security_domain_name = "shared-services"
            connected_domains = ["dev", "prod"]
            attached_vpc = [
                {
                    vpc_region = "${data.aws_region.current.name}"
                    vpc_account_name = "shared-services"
                    vpc_id = "${aws_vpc.shared_services.id}"
                }
            ]
        }
    ]
}

Aviatrix simplifies everything down to the essentials and allow you to see what is connected to what in one contained resource.

In this example, we only consider a single AWS account. Even with that, there is still a lot of complexity using the AWS Terraform provider. On the other hand, the Aviatrix provider keeps things simple: it handles subnets, route tables, and even multiple account connectivity so you can get back to doing what matters.

Reduce Time for Ongoing Maintenance of Transit Gateway

AWS environments are dynamic, changing frequently. VPCs get added often along with new subnets in existing VPCs. And, connectivity needs change as the requirements of VPCs and the applications contained within evolve.

When your environment changes, you likely update your Terraform scripts. But, it's not always easy to remember all the Transit Gateway resource dependencies.

For example, for each new subnet that is a different Availability Zone (AZ), you will need to remember to update the aws_ec2_transit_gateway_vpc_attachment resource to add the new subnet ID. And, you can't add it if there is already a subnet listed in the same AZ because it will fail. You will also need to manage the route table for the new subnet (if different from the existing). These types of things make the script error prone and causes time to be lost on debugging and troubleshooting.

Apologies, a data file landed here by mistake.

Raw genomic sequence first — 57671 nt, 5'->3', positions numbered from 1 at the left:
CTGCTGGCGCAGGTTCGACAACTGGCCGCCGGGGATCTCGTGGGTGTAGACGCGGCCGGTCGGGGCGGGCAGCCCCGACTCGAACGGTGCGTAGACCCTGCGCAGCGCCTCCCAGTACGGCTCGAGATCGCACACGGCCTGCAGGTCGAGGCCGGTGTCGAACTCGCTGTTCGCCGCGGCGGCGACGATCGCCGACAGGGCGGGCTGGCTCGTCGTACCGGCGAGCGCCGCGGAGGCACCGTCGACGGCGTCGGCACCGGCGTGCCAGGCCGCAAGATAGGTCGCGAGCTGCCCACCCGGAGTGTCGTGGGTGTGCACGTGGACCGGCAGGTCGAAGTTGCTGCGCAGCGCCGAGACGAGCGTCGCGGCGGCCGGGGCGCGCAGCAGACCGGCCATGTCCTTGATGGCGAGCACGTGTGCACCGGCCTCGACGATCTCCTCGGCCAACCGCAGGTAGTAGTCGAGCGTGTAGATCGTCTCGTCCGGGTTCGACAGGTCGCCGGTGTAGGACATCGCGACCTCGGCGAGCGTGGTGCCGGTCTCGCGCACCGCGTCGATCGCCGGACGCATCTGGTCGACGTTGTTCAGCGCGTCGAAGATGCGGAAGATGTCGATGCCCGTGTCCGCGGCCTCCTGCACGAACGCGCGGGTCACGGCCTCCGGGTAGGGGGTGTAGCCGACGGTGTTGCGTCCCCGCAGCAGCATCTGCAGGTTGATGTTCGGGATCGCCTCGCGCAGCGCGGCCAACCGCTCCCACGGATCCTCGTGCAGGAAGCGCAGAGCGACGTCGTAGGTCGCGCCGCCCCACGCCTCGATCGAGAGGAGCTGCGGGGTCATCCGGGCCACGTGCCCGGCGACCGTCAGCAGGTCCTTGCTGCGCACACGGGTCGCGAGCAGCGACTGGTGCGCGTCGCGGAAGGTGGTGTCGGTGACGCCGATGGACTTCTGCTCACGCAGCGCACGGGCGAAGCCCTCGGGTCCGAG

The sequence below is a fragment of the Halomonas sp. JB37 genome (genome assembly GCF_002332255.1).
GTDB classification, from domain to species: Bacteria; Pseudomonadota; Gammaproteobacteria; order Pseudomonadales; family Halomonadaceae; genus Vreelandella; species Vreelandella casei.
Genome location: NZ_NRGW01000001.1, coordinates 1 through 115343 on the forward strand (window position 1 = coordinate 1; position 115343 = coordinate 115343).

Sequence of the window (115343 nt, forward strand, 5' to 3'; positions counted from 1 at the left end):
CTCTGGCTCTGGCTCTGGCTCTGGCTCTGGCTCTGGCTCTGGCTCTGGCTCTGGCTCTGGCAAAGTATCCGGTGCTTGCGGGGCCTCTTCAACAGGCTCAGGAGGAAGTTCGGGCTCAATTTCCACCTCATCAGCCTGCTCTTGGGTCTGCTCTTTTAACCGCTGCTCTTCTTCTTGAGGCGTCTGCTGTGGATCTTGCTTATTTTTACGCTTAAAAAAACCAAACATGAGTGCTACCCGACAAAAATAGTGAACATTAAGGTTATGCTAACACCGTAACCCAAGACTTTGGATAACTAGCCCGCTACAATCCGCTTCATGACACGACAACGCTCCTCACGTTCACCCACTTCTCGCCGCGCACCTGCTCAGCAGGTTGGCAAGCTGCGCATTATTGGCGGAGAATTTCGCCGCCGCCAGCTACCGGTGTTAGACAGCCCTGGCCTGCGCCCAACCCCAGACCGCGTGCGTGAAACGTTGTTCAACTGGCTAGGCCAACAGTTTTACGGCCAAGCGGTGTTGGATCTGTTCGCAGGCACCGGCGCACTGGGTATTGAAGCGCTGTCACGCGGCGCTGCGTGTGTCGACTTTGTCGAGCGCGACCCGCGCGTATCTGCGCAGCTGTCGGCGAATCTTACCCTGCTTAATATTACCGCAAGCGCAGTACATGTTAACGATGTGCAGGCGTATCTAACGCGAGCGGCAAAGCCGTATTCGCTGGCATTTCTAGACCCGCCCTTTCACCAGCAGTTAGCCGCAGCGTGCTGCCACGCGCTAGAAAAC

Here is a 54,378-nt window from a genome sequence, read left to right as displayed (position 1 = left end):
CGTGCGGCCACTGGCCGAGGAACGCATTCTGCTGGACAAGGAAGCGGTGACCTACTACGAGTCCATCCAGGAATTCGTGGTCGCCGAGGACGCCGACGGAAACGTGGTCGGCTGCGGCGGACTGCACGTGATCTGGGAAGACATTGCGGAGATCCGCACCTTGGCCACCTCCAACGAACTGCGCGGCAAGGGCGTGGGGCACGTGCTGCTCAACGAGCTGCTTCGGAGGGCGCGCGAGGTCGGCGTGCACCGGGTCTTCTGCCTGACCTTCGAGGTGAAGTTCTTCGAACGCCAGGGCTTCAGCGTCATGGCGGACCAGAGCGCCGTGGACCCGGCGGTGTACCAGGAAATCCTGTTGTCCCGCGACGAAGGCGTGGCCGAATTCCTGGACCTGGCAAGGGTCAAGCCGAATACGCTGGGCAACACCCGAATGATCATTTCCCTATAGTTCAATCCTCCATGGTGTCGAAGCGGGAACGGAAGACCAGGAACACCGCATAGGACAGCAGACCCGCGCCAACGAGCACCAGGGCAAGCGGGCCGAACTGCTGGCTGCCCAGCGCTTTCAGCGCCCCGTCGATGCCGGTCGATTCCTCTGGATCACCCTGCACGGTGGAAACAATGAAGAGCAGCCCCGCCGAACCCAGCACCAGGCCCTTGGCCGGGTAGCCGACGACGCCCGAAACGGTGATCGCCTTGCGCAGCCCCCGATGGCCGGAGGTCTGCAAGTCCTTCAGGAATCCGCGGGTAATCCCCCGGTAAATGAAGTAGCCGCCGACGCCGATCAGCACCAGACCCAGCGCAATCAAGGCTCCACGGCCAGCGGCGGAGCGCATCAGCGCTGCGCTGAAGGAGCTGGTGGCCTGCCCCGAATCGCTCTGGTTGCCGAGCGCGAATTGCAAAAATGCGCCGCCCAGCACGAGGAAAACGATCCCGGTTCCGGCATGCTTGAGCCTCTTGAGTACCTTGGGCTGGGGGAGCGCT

There are other soft values that come from having a central controller manage the environment too. For example, if a new engineer joins the team, using the Aviatrix Terraform resource they can quickly get a sense for the domains and VPCs that are connected and easily add to it or modify the existing deployment.

Troubleshooting Tools, Monitoring, Auditing, and Increased Visibility

After using the Aviatrix Terraform provider, the Aviatrix Controller is now connected to your AWS environment and can provide even more value to your Transit Gateway deployment:

1. Troubleshooting and debugging networking problems

The Aviatrix Controller provides tools such as FlightPath for troubleshooting problems connecting two EC2 instances. This tool is invaluable for finding missing route table entries or ACLs blocking access. Take a look at an example below:

2. Monitoring and Auditing

The Aviatrix Controller can perform a routine audit of your Transit Gateway deployment to make sure the route tables and configuration are accurate. So, if someone accidentally removes an entry, you'll know about it right away.

3. Visualization

Finally, the AWS console makes it difficult to tell what is connected to each TGW and how the VPCs are attached to route domains. When you use the Aviatrix Controller to orchestrate and manage the Transit Gateway, you know all of that with a simple click of the mouse. Here's an example showing the dev domain created in our earlier example with one additional VPC: